Is the distribution of care quality provided under pay-for-performance equitable? Evidence from the Advancing Quality programme in England. International Journal for Equity in Health [PubMedPublished 23rd September 2016

Suppose a regional health care quality improvement initiative worked, but only for the well-off. Would we still support it? Maybe not, so it’s important to uncover for whom the policy is working. QOF is the most-studied pay-for-performance programme in England and it does not seem to have reduced health inequalities in the context of primary care. There is less evidence regarding P4P in hospital care, which is where this study comes in by looking at the Advancing Quality initiative across five different health conditions. Using individual-level data for 73,002 people, the authors model the probability of receiving a quality indicator according to income deprivation in their local area. There were 23 indicators altogether, across which the results were not consistent. Poorer patients were more likely to receive pre-surgical interventions for hip and knee replacements and for coronary artery bypass grafting (CABG). And poorer people were less likely to receive advice at discharge. On the other hand, for hip and knee replacement and CABG, richer people were more likely to receive diagnostic tests. The main finding is that there is no obvious systematic pro-poor or pro-rich bias in the effects of this pay-for-performance initiative in secondary care. This may not be a big surprise due to the limited amount of self-selection and self-direction for patients in secondary care, compared with primary care.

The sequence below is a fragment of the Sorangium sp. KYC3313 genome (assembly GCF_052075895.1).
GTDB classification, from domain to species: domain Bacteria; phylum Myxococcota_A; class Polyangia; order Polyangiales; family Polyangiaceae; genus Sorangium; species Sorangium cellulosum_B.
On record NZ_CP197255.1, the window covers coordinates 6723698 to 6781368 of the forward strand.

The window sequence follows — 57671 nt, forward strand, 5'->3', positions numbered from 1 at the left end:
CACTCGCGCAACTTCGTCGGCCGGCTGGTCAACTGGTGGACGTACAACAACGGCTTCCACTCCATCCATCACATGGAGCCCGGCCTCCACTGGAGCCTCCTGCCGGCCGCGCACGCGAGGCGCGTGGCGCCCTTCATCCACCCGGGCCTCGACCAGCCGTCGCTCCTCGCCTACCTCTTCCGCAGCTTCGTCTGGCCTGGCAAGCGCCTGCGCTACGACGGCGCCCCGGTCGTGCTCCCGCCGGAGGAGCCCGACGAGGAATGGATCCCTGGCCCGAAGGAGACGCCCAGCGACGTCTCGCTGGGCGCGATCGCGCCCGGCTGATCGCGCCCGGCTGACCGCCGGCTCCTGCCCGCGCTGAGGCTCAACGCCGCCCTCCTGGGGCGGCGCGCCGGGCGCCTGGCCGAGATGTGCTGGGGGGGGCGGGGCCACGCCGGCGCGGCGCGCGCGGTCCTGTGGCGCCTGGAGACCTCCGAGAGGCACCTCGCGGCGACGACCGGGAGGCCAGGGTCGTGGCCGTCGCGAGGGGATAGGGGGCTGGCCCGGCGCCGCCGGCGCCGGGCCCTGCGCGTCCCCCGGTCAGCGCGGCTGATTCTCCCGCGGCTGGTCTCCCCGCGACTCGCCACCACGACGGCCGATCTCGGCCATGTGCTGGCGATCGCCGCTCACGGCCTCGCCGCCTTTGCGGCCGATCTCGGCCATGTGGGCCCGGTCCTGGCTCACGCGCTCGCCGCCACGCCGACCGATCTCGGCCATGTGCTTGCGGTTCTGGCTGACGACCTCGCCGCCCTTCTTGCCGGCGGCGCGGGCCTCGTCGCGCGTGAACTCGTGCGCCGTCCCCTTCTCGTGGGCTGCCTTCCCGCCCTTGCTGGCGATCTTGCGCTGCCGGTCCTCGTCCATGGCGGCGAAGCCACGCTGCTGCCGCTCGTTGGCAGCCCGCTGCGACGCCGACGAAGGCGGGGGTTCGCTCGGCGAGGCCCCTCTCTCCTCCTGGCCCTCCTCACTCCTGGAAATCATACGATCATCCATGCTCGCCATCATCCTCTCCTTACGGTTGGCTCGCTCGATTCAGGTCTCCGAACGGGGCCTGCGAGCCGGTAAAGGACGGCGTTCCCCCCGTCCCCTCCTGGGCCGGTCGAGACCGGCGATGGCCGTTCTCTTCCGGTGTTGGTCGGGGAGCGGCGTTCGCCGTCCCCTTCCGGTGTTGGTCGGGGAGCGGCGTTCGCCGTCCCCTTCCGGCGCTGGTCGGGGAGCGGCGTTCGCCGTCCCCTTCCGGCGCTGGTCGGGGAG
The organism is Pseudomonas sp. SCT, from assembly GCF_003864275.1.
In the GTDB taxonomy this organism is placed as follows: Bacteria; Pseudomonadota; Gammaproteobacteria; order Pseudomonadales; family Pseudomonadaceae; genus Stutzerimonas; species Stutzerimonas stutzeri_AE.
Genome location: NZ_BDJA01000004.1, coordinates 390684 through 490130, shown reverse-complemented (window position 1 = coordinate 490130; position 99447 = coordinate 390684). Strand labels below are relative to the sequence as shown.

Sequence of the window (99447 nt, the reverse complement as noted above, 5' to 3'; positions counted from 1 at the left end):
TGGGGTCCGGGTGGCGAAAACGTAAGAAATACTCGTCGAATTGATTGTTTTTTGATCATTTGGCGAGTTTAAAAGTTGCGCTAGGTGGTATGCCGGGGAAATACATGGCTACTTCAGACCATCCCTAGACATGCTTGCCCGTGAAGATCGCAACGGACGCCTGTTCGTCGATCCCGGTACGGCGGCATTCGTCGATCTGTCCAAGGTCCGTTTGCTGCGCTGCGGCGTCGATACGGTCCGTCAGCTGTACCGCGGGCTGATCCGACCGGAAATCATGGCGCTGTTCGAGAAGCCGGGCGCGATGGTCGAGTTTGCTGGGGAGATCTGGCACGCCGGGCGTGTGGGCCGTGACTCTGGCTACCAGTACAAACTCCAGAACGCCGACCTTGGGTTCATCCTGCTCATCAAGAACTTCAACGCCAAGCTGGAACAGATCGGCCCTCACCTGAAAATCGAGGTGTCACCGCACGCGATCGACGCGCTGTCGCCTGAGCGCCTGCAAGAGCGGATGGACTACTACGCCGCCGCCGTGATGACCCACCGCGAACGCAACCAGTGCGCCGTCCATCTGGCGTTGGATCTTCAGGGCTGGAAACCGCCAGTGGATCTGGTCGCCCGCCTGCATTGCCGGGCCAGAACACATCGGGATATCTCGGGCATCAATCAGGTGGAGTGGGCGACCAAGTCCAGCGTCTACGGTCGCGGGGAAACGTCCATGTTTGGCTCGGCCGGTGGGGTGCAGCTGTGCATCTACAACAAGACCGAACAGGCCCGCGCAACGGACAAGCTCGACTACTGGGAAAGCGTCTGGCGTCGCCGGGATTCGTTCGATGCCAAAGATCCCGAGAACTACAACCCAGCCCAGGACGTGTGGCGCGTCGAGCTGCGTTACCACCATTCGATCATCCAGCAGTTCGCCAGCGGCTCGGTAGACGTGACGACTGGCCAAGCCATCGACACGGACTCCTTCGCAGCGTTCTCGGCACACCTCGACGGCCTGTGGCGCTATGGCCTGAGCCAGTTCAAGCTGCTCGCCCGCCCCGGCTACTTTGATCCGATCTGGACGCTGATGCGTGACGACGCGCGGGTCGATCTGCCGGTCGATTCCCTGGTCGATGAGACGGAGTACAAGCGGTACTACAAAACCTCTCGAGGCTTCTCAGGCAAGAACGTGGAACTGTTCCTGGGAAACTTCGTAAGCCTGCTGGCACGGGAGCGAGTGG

The impact of social security income on cognitive function at older ages. American Journal of Health Economics [RePEc] Published 19th September 2016